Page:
The gold coins for sale in the Gold Libertad Series from the Mexican Mint include five weights in total. Across the BU and Proof versions of the coins, the smallest options are the 1/10 and 1/20 oz gold coins. Today, 2020 1/10 oz Proof Gold Mexican Libertads are available to you online at Silver.com.
- Available to ship to you in a protective plastic capsule!
- 16th year of release in the 1/10 oz Proof Gold Libertad Series!
- Mintages limited to 250 coins only!
- Consists of One-Tenth Troy ounce of .999 fine gold.
- Winged Victory is found on the obverse.
- National coat of arms in the reverse.
- Proof visuals.
The coins of the Proof Gold Libertad Series come with variable mintage figures each year. The Mexican Mint establishes a new mintage cap on the collection each year. Over the course of the past 15 years when the series became an annual issue from the mint, the 1/4 oz gold coin has proven the most popular and is the only one to have a mintage cap above 2,000 coins in more than one year. All coins had a mintage of 2,100 in 2016, with these 1/10 oz gold coins surpassing 1,000 coins only four other times in 2011, 2017, 2018, and 2019.
All 2020 1/10 oz Proof Gold Mexican Libertads listed here are available with proof visuals and a protective plastic capsule. The proof coins from the Gold Libertad Series have frosted design elements with mirrored background fields.
Winged Victory is found on the obverse design of 2020 Proof Gold Mexican Libertads. The image of Winged Victory is shown here as she can be found at the top of the Mexican Independence Victory Column in Mexico City. She is a symbol of freedom from Spanish oppression when Mexico was but a colony of the great European empire. Winged Victory stands tall with her wings straight out behind her figure, her right hand holding a wreath crown, and her left hand clutching broken chains.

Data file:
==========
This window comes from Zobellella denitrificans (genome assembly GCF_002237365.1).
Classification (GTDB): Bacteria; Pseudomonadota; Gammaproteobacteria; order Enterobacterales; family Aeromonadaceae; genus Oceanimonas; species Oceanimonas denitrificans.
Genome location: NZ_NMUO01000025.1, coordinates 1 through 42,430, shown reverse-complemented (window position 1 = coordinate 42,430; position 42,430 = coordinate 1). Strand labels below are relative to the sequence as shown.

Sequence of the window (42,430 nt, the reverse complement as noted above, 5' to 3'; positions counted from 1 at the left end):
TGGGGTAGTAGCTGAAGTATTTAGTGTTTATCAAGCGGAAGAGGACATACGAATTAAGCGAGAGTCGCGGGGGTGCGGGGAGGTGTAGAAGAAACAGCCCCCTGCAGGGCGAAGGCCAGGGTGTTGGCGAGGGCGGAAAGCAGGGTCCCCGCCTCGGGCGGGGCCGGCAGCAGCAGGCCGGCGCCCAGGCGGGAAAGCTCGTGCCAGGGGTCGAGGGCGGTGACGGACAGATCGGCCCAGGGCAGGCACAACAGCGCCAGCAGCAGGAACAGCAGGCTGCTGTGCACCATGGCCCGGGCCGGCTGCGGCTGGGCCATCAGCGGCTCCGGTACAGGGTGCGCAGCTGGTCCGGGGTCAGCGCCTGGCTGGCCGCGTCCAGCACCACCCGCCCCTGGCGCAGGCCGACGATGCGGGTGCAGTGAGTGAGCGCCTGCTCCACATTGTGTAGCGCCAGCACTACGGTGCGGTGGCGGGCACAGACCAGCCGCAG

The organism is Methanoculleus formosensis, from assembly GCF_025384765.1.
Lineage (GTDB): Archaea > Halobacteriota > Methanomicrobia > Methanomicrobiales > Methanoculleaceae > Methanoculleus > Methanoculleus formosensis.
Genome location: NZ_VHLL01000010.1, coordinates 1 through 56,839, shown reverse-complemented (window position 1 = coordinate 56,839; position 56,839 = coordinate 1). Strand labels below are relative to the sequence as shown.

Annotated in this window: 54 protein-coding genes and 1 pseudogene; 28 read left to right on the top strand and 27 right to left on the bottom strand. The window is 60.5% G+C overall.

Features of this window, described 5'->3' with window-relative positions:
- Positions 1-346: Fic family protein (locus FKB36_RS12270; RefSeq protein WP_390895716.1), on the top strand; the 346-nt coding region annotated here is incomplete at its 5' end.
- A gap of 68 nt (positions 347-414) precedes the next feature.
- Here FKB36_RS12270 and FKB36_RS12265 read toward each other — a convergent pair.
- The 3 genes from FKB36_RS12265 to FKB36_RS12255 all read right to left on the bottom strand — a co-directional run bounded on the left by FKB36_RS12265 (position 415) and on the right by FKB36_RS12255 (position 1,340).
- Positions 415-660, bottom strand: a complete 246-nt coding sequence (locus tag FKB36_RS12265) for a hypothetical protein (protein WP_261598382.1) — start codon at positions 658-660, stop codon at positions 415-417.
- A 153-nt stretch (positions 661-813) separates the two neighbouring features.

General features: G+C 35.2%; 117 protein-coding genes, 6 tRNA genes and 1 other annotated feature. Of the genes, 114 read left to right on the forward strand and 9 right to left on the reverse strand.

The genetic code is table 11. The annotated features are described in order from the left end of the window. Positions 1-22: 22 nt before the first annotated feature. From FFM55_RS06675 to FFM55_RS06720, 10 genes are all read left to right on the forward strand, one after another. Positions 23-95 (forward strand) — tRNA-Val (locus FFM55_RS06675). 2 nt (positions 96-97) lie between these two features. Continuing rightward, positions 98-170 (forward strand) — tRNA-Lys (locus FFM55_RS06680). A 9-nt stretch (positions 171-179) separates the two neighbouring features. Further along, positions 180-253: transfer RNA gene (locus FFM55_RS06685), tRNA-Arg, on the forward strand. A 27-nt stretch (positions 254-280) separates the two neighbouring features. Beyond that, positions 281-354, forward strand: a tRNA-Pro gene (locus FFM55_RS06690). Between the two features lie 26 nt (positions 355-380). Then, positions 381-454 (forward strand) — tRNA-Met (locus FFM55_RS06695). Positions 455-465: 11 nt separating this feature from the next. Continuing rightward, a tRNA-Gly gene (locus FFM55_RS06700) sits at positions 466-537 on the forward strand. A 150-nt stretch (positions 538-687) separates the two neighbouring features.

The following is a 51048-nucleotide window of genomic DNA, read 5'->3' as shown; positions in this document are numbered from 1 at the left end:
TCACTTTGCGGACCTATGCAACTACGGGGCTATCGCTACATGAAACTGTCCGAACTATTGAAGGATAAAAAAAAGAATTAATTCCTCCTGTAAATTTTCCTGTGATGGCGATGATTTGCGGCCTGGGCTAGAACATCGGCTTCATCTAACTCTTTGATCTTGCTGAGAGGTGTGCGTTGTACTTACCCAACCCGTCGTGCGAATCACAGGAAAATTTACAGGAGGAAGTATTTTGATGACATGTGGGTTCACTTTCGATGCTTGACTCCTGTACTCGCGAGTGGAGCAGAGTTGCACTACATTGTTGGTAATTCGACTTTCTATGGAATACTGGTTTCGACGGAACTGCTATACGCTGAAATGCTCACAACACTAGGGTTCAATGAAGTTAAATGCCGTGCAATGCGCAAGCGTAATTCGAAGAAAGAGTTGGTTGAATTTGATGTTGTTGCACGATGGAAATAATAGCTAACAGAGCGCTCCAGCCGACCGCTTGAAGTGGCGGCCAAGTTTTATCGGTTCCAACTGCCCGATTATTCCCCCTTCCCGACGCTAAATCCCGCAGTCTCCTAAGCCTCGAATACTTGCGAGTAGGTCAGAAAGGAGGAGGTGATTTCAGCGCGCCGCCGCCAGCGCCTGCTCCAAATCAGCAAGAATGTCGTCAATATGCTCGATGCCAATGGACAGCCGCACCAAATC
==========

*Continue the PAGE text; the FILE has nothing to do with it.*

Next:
The national coat of arms for Mexican can be found on the reverse side of 2020 1/10 oz Proof Gold Libertads. The modern design of the coat of arms depicts a powerful Mexican golden eagle with its talons and beak struggling to wrestle a rattlesnake. The eagle and snake are on the perch of a prickly pear cactus with a wreath of oak and laurel beneath the seal.
Mexico’s coat of arms is inspired by the Codex Mendoza, a visual history of the Aztec Empire and its rulers. The Codex Mendoza features a rudimentary depiction of an eagle devouring a rattlesnake. The Aztecs were told by their gods to found Tenochtitlan on the site where they witnessed an eagle devouring a rattlesnake.
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